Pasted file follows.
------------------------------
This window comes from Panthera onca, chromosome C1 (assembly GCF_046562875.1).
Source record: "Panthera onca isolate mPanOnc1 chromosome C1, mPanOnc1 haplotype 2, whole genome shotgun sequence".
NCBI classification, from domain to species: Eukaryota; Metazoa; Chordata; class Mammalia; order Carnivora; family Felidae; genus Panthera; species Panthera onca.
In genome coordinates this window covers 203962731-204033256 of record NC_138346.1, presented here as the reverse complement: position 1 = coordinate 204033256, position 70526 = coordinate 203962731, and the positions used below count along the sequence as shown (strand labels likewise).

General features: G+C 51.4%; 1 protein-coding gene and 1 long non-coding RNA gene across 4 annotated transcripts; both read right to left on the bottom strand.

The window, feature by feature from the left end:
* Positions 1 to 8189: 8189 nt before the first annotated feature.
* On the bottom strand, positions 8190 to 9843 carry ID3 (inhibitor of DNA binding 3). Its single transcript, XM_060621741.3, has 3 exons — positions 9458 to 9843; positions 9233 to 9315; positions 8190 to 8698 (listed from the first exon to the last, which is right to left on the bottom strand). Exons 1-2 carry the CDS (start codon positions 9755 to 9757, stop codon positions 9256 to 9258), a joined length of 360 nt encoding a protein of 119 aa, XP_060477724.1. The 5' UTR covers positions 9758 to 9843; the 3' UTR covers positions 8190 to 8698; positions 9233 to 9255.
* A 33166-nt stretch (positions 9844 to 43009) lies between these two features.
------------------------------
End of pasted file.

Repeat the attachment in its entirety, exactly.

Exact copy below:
This window comes from Panthera onca, chromosome C1 (assembly GCF_046562875.1).
Source record: "Panthera onca isolate mPanOnc1 chromosome C1, mPanOnc1 haplotype 2, whole genome shotgun sequence".
NCBI classification, from domain to species: Eukaryota; Metazoa; Chordata; class Mammalia; order Carnivora; family Felidae; genus Panthera; species Panthera onca.
In genome coordinates this window covers 203962731-204033256 of record NC_138346.1, presented here as the reverse complement: position 1 = coordinate 204033256, position 70526 = coordinate 203962731, and the positions used below count along the sequence as shown (strand labels likewise).

General features: G+C 51.4%; 1 protein-coding gene and 1 long non-coding RNA gene across 4 annotated transcripts; both read right to left on the bottom strand.

The window, feature by feature from the left end:
* Positions 1 to 8189: 8189 nt before the first annotated feature.
* On the bottom strand, positions 8190 to 9843 carry ID3 (inhibitor of DNA binding 3). Its single transcript, XM_060621741.3, has 3 exons — positions 9458 to 9843; positions 9233 to 9315; positions 8190 to 8698 (listed from the first exon to the last, which is right to left on the bottom strand). Exons 1-2 carry the CDS (start codon positions 9755 to 9757, stop codon positions 9256 to 9258), a joined length of 360 nt encoding a protein of 119 aa, XP_060477724.1. The 5' UTR covers positions 9758 to 9843; the 3' UTR covers positions 8190 to 8698; positions 9233 to 9255.
* A 33166-nt stretch (positions 9844 to 43009) lies between these two features.